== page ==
Risk factors of hyperextension and its relationship with the clinical outcomes following mobile-bearing total knee arthroplasty
To evaluate the incidence and risk factors of postoperative hyperextension after mobile-bearing total knee arthroplasty (TKA) and its clinical outcomes.
Materials and methods
This retrospective case–control study included 387 knees of primary TKA patients after a 5-year follow-up. The clinical outcomes and radiographs including posterior condylar offset (PCO), femur and tibial slope angle and its discrepancy were evaluated. The patients were divided into two groups (group 1: non-hyperextension, group 2: hyperextension). An extension greater than 5° measured using a goniometer at the final follow-up was defined as hyperextension. Logistic and linear regression analyses were performed.
Overall, 43 knees (11.1%) with hyperextension were observed at the last follow-up. There was no significant difference between groups in terms of the clinical outcomes although the functional scores were worse in group 2. There was no significant difference in the postoperative radiologic evaluation except for a change in PCO (group 1 vs. group 2; − 0.2 mm ± 3.8 vs. − 2.4 mm ± 3.0, p = 0.003), distal femoral resection slope angle (− 9.1° ± 2.1 vs. − 12.1° ± 1.7, p < 0.000) and discrepancy of the slope angle (0.3° ± 4.5 vs. − 3.6° ± 3.9, p < 0.000). The change in PCO [odds ratio (OR) 0.86, p = 0.012], discrepancy of the slope angle (OR 0.8136, p = 0.000) and the preoperative mechanical femorotibial angle (OR 1.09, p = 0.003) were associated with hyperextension.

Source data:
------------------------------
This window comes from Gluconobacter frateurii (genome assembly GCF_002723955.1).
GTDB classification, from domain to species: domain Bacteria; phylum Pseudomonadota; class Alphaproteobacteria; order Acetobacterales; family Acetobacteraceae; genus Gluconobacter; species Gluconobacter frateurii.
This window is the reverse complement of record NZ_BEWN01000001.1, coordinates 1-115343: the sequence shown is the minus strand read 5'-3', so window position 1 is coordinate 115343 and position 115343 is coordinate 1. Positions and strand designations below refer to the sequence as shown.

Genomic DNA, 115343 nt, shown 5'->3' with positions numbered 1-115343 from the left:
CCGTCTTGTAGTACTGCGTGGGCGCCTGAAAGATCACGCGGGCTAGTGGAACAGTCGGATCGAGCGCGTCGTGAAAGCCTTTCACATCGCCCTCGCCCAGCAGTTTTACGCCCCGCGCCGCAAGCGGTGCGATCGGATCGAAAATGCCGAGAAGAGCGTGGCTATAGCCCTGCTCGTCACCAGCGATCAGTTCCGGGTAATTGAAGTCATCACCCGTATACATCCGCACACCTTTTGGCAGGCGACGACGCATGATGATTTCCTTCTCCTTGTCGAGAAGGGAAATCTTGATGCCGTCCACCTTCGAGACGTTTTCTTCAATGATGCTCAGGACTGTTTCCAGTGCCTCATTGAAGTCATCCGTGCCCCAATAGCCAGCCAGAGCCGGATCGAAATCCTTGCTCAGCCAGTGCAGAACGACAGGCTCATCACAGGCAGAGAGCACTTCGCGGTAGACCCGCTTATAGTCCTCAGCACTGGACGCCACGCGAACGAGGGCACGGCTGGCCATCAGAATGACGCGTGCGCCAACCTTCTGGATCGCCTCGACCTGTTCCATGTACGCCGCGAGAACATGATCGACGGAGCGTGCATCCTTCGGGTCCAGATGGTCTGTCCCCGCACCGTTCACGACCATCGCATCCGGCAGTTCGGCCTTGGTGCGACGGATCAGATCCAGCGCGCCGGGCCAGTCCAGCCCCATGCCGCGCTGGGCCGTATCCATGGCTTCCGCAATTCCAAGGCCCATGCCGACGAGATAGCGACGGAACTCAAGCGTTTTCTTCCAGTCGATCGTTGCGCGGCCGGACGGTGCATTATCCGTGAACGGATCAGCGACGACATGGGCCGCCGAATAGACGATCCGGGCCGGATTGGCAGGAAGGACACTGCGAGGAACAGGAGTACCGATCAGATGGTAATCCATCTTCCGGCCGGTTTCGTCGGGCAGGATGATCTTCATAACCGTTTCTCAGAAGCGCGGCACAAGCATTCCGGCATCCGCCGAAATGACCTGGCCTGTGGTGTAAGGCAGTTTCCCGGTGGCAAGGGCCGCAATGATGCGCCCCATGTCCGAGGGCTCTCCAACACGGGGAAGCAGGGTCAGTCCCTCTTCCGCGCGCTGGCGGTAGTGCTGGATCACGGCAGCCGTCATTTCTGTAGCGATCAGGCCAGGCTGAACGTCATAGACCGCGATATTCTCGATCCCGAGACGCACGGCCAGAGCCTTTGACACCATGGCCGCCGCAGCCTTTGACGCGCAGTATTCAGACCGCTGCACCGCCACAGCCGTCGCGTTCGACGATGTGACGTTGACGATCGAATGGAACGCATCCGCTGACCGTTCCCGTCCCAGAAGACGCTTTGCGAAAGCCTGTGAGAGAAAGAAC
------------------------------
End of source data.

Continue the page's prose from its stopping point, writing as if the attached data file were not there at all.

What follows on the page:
Mobile-bearing TKA with hyperextension over 5° showed worse functional outcomes at the mid-term follow-up, even though no serious complications were observed. Care should be taken to maintain the posterior condylar offset and to match the resection angles in femur and tibia due to the risk of hyperextension and worse functional outcomes.
Level of evidence
KeywordsTotal knee arthroplasty Mobile bearing Hyperextension Posterior condylar offset Slope discrepancy
There is no funding source.
Compliance with ethical standards
Conflict of interest
The authors declare that they have no conflicts of interest.
The study was approved by the Institutional Review Boards of Chung-Ang University Hospital (no.: 1702-006-16037) and was performed in accordance with the ethical standards laid down in the 1964 Declaration of Helsinki.
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